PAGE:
- “Pandemic pods” have recently become a popular option for schooling in the fall as coronavirus cases surge and parents look to skirt both potentially unsafe classrooms and ineffective remote learning.
- Jason Calacanis, a top Silicon Valley investor, took to Twitter to say he was interested in creating a similar “microschool.”
- He posted that he was looking for a teacher to instruct a handful of kids in his Bay Area backyard, and even offered a $2,000 Uber Eats gift card to a referrer.
- Pods seem like a great alternative to the chaotic public school reopening plans — but only for people who can afford it. In response to the pod inequity question, Calacanis said he’ll accept applications based on merit for 100% scholarships to his microschool, and will likely hire a teacher currently out of work.
- He said he will also likely invest in new microschool platforms.
- Visit Business Insider’s homepage for more stories.
The coronavirus pandemic is still raging and the first day of school is quickly approaching.
In the absence of a coordinated federal effort, and with President Trump consistently encouraging schools to reopen without specifics on whether it’s safe to do so, many large districts are opting for a hybrid or remote fall semester.
Many parents are seeking an alternative, and the “pandemic pod” has been gaining traction,where parents spend somewhere in the neighborhood of $125,000 to hire a private tutor or teacher to instruct a small group of children in a home setting. One top Silicon Valley investor, Jason Calacanis, is taking that trend one step further — as he wants to start a complete “microschool” in his Bay Area backyard.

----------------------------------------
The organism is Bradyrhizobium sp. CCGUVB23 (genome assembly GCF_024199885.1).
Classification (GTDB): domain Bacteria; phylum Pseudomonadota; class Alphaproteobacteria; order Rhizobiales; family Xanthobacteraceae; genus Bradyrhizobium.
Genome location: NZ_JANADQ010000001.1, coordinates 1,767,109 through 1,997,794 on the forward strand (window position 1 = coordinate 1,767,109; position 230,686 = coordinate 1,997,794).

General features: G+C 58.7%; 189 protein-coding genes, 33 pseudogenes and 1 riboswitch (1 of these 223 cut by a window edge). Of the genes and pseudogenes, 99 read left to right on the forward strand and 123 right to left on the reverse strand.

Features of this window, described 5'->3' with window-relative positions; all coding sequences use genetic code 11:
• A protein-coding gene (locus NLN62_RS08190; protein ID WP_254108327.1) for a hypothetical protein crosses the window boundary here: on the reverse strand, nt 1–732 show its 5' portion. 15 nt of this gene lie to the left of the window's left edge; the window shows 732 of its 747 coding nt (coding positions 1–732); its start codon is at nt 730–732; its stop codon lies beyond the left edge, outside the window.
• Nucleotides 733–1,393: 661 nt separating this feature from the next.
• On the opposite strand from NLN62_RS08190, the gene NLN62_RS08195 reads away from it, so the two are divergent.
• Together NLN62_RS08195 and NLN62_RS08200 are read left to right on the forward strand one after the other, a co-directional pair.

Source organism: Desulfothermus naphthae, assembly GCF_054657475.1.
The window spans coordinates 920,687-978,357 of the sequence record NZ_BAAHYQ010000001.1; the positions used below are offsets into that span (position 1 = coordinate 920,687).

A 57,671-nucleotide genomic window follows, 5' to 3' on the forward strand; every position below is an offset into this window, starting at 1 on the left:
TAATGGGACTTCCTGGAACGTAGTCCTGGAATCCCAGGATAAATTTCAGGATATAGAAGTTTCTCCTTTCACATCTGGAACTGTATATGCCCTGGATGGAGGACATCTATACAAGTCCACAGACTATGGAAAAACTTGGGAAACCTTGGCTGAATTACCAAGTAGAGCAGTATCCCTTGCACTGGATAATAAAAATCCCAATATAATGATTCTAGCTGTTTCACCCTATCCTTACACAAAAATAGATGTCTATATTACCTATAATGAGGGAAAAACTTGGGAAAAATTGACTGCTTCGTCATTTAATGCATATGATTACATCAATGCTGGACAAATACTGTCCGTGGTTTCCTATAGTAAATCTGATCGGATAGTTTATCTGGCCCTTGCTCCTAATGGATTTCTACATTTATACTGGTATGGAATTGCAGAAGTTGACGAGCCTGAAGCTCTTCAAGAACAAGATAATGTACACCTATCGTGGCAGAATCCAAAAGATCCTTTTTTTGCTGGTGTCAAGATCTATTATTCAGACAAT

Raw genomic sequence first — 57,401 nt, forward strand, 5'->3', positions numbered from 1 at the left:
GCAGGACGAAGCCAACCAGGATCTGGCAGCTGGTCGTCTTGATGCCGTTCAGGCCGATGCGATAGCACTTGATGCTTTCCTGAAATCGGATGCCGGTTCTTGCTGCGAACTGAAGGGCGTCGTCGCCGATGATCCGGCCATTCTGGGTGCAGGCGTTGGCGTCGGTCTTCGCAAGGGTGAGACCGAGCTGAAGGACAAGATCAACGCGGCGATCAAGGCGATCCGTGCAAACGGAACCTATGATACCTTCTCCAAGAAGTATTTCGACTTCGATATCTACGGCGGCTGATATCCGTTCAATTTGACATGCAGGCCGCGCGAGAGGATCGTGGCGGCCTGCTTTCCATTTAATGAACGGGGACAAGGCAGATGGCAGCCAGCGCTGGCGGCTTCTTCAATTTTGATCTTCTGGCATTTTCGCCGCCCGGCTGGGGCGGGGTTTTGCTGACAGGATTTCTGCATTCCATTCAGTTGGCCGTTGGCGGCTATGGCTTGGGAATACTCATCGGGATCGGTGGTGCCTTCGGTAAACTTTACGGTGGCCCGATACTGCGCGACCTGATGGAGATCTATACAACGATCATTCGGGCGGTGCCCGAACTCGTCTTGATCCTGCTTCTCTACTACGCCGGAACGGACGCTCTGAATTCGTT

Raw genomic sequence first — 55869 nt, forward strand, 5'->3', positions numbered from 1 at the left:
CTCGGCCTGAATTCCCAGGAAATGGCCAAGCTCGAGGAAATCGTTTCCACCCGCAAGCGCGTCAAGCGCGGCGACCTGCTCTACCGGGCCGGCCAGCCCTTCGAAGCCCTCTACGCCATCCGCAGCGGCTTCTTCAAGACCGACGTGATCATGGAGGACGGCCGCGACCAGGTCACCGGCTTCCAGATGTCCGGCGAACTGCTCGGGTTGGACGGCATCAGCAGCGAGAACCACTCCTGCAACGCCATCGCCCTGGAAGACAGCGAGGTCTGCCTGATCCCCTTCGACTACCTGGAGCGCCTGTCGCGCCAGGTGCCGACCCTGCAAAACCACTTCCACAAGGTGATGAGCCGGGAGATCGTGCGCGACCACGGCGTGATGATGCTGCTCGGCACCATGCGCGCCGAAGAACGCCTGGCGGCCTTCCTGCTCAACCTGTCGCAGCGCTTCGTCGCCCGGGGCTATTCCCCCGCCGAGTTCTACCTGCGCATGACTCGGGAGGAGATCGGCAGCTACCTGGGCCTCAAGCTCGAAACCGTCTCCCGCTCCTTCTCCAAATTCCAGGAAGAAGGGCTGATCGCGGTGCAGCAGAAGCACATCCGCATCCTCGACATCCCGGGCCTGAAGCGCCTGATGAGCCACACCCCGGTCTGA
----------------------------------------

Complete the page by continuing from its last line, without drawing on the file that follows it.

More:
In a tweet on Sunday, Calacanis wrote that he was looking for “the best 4-6th grade teacher” who would be interested in a one-year contract that will “beat whatever they are getting paid” to teach somewhere between two and seven students.
—firstname.lastname@example.org (@Jason) August 2, 2020
Calacanis, who previously told Business Insider about swinging from a net worth of negative $10,000 to $100 million, has invested in companies including Uber and Robinhood. He offered anyone who can refer the right teacher a $2,000 Uber Eats gift card.
This type of learning arrangement would intensify the problematic trend of affluent children leaving the public school system exacerbating the inequities that do exist by excluding and removing resources from marginalized students.
Calacanis is accounting for that critique. He tweeted that his microschool would accept applications and then offer 100% scholarships. “So, if it’s six kids, three will go for free, and maybe one or two will pay something, or I’ll just pay for all of it,” he clarified in a Monday morning interview with TMZ.
He also told TMZ that all of the applications he has received are coming from teachers and tutors who are not currently working, meaning that his microschool will create a teaching position, rather than remove a current teacher from their class, weeks before school is set to start. He also noted that the economics of microschools would likely allow teachers to be paid more.
Microschools are “kind of like Little House on the Prairie,'” and “obviously a brilliant idea,” according to Calacanis. He tweeted that multiple startup founders have reached out to him about building microschool platforms — and that he would likely be investing.
Calacanis did not respond to a request for comment from Business Insider.
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